Refugee advocates have proposed a range of additional measures the Morrison Government could take given an impending humanitarian disaster.

As with many major policy issues, the Morrison Government has chosen to do as little as possible announcing that it will use 3,000 of the existing 13,750 places in the 2021-22 Humanitarian Program for people at risk in Afghanistan or those fleeing Afghanistan.

This compares to a commitment to take 20,000 refugees from Afghanistan by both the UK and Canada.

In response to this comparison, Dutton said “let’s see whether people put their money where their mouth is”, revealing his view that other countries are as disingenuous as he is.

It is true that processing refugee and humanitarian cases out of Afghanistan will be difficult in the near term.

A bidding war on how many refugee places different countries will offer is at present largely academic as no one knows how these would actually be delivered.

But Australia’s international arrivals cap and lack of dedicated quarantine facilities will make even our 3,000 commitment additionally difficult to deliver.

In 2019-20, Australia’s Humanitarian Program was delivered at only 13,171 against an announced planning level of 18,750. While Immigration Minister Hawke has yet to announce the outcome for 2020-21, it is highly likely the outcome was significantly below the reduced planning level of 13,750.

Given that record, Morrison, Dutton and Hawke will know Australia is likely to fall well short of the 3,000 place commitment for refugees and humanitarian visa holders from Afghanistan in 2021-22.

The simplest and most sensible action the Morrison Government could take is to convert the Afghan refugees in Australia on Temporary Protection Visas (TPVs) into permanent visas and to urgently process the outstanding onshore asylum applications that have languished for around 10 years.

Not doing so is just gratuitous cruelty.

As if it is an act of incredible generosity, Minister Hawke has said Australia will not at this stage return any Afghans in Australia to Afghanistan.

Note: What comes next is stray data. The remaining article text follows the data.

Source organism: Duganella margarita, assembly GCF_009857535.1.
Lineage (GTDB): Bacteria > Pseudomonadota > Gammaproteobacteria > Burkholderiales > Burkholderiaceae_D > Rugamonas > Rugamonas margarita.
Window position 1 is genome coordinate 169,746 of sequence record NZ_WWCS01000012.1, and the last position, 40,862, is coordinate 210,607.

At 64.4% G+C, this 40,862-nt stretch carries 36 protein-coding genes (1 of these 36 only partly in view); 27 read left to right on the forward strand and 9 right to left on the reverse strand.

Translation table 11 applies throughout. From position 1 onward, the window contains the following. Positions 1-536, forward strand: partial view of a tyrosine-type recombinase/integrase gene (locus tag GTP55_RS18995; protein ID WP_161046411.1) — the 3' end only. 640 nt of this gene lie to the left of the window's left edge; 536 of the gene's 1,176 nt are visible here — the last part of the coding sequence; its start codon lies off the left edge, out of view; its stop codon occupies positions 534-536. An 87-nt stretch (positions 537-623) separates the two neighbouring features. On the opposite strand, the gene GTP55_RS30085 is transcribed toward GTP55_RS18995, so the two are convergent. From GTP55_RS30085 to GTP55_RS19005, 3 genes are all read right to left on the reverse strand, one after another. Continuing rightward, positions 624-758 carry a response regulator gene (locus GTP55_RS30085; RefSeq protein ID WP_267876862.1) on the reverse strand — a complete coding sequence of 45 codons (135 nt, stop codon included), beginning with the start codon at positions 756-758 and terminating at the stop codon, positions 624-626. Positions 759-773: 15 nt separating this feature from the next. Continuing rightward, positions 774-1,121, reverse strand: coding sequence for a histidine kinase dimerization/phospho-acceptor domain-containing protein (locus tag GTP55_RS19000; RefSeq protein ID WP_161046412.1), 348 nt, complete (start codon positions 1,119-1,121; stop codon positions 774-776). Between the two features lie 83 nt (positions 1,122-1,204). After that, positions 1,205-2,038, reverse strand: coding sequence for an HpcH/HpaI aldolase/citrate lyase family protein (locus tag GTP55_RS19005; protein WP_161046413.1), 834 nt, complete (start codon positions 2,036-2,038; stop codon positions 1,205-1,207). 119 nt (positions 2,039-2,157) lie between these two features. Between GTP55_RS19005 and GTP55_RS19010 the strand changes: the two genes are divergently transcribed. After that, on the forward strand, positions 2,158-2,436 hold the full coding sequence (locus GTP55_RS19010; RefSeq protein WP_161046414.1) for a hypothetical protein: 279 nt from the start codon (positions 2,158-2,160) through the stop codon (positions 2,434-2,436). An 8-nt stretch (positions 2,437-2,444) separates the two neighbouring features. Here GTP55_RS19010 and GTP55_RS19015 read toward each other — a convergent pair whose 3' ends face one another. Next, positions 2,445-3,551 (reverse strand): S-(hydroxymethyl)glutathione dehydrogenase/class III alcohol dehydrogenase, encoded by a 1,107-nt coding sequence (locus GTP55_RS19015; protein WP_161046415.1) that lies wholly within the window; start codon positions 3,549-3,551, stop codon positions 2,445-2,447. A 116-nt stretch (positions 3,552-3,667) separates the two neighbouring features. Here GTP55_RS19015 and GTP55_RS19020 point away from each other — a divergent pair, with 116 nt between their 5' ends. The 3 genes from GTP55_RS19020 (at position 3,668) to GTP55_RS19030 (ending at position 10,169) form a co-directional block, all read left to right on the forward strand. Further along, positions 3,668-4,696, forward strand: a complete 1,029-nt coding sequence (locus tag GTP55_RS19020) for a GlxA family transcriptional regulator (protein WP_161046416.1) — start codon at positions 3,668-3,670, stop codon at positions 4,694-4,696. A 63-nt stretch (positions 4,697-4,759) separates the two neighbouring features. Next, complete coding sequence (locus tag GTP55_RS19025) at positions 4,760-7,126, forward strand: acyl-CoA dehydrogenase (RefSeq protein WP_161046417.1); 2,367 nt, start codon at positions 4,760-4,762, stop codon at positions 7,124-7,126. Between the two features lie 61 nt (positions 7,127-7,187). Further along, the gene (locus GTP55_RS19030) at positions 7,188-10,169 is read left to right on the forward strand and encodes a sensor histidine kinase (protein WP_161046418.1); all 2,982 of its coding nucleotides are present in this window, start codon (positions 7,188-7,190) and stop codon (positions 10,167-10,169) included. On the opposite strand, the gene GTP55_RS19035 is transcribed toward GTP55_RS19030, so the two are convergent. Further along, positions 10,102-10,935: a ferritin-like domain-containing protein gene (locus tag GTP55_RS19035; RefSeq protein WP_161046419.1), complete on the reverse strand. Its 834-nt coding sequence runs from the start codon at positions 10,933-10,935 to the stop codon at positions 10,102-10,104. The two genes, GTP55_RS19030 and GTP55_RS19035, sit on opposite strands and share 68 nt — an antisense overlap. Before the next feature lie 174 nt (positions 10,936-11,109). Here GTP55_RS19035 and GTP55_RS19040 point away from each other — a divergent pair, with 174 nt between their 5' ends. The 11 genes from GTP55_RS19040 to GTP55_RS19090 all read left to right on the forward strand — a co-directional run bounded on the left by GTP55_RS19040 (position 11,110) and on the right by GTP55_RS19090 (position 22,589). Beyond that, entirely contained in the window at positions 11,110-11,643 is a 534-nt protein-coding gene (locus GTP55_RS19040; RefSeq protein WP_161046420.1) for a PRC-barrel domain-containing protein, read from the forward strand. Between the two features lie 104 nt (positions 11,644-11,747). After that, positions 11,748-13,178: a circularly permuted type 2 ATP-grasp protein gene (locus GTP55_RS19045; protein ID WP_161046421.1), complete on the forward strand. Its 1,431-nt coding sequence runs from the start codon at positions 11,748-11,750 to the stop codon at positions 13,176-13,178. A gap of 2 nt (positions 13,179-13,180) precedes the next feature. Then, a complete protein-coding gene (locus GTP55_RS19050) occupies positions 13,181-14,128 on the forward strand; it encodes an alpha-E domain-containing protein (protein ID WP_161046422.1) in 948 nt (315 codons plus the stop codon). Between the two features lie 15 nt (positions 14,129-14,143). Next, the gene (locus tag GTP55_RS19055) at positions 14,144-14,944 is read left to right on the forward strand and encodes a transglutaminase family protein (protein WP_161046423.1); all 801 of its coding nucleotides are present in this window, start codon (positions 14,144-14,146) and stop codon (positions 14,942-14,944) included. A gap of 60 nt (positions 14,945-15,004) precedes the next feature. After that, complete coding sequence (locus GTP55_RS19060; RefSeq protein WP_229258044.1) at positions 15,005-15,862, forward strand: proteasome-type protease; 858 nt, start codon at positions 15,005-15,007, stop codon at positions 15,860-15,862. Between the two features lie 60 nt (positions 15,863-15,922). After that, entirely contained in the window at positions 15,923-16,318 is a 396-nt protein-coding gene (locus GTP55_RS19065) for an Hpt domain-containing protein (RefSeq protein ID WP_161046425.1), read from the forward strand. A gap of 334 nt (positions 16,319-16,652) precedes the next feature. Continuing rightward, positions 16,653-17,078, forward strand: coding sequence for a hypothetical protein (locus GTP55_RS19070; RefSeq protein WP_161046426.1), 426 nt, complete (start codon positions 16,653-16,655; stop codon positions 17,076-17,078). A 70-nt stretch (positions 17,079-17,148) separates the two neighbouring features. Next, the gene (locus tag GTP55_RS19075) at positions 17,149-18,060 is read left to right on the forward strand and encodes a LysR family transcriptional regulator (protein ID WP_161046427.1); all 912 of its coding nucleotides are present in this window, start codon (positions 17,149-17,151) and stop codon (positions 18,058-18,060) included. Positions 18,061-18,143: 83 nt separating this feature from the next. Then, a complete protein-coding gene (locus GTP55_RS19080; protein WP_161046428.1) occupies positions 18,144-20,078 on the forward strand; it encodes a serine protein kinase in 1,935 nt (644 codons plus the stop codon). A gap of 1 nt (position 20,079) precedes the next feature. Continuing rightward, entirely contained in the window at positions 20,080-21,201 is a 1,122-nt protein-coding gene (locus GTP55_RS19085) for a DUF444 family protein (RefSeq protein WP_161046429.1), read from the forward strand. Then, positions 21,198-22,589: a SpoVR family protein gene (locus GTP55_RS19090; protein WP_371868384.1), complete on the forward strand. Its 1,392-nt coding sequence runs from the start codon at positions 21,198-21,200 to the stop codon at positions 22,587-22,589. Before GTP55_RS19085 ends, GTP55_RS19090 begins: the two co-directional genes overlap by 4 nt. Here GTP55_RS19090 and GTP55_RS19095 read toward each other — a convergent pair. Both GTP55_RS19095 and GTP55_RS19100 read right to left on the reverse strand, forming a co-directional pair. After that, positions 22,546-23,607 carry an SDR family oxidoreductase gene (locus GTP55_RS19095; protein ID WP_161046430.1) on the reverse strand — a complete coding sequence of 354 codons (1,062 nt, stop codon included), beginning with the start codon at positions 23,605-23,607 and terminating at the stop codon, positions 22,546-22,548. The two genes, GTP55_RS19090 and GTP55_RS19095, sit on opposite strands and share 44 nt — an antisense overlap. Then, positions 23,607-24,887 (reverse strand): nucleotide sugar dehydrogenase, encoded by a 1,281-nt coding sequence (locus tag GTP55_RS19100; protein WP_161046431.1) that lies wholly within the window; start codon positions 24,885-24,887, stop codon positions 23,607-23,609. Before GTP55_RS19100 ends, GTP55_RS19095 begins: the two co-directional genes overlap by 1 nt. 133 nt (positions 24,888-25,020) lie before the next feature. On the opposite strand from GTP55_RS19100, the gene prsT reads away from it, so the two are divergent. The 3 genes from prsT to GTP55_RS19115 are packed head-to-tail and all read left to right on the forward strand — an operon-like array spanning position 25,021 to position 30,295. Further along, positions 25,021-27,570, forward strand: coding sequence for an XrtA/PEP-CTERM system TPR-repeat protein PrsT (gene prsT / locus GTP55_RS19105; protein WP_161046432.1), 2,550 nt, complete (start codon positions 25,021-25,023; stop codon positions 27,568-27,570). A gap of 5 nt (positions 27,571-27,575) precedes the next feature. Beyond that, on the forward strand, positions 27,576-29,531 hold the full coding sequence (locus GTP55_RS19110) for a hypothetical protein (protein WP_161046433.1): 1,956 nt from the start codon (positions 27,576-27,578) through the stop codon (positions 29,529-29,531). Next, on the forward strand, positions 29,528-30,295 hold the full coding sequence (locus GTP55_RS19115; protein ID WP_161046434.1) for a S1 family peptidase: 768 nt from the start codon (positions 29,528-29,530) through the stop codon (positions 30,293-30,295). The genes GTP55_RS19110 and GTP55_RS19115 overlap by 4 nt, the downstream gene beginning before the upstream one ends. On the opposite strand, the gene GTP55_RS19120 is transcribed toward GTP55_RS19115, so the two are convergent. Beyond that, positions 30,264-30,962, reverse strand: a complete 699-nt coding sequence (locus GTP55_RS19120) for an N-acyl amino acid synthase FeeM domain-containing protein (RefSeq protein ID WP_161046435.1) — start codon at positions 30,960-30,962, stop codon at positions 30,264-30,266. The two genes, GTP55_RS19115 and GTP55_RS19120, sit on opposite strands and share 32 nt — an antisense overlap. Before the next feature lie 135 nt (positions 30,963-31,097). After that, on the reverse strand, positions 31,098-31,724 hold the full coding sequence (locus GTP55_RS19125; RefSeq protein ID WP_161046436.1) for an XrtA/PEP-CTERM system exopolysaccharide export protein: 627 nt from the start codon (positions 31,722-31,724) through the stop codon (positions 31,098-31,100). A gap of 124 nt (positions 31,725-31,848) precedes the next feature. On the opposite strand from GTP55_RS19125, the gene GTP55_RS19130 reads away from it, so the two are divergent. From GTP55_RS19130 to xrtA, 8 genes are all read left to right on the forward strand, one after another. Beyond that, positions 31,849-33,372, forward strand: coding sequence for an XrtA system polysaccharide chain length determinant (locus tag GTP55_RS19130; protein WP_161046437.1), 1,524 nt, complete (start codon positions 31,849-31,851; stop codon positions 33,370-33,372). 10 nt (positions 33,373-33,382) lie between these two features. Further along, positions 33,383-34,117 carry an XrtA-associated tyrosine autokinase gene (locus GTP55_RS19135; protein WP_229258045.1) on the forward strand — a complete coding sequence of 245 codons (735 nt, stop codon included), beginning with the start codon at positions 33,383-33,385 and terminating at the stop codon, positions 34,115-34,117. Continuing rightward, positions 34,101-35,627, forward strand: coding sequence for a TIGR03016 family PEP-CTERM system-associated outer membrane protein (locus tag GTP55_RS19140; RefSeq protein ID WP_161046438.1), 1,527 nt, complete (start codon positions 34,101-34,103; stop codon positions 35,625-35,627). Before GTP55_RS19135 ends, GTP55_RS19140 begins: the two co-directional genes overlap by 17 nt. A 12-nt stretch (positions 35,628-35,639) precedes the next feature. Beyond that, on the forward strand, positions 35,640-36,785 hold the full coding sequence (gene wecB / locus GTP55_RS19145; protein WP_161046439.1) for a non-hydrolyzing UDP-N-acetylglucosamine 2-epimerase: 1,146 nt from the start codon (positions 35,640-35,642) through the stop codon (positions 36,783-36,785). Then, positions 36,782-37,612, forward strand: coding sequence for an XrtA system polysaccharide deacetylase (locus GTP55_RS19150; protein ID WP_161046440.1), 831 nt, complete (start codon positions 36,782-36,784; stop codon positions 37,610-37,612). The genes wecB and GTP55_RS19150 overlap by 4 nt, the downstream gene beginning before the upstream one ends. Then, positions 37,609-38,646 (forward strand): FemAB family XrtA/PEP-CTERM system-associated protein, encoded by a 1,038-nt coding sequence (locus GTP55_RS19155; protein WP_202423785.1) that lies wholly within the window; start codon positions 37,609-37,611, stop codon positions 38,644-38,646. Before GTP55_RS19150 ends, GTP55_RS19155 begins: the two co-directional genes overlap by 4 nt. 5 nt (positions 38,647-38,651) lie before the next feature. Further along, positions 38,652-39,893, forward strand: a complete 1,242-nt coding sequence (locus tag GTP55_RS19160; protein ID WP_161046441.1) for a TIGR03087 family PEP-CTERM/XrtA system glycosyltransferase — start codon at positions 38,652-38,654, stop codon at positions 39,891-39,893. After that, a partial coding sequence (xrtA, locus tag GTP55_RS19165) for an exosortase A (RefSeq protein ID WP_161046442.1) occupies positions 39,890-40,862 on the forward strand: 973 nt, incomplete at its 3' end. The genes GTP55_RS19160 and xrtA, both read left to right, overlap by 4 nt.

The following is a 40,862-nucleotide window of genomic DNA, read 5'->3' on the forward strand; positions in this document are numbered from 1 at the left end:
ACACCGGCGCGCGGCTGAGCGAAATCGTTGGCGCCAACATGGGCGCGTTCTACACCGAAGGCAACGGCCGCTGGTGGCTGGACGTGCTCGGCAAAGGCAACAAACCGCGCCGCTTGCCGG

This is just taking the Australian public for mugs.

Morrison and Hawke know very well it would be impossible to return anyone to Afghanistan at this time.

In fact, there is almost zero chance these people will ever be returned to Afghanistan. Morrison and Dutton know that.

To pretend as Morrison continues to do that denying TPV holders permanent residence is somehow ‘denying people smugglers a product to sell’ is pure sophistry while policy to turn back boats remains in place.

If Morrison and Dutton were really worried about denying unscrupulous people a visa product they can sell, they would not have sat by while offshore and onshore agents have run the biggest labour trafficking scam and abuse of the asylum  system in Australia’s history.

The Department of Home Affairs currently has over 30,000 asylum applications on hand at the primary stage and over 60,000 that have been refused at the primary stage but have not departed Australia.

This level of abuse is unprecedented in Australia’s history.

Yet Morrison and Dutton do nothing about this even though Agriculture Minister David Littleproud has called for an amnesty for the unsuccessful asylum seekers – that would be by far the biggest amnesty in Australia’s history if it were to proceed.

But I don’t want to suggest that the Morrison Government does not have the skills to plan ahead.

Looking at how it planned pork barrelling taxpayer money at an industrial scale prior to the last election, it is clear they have those skills, including using colour coded spreadsheets.

Morrison no doubt has similar plans in place for the next election.

It’s just that the Morrison Government prefers not to use these skills to anticipate and address major public policy challenges.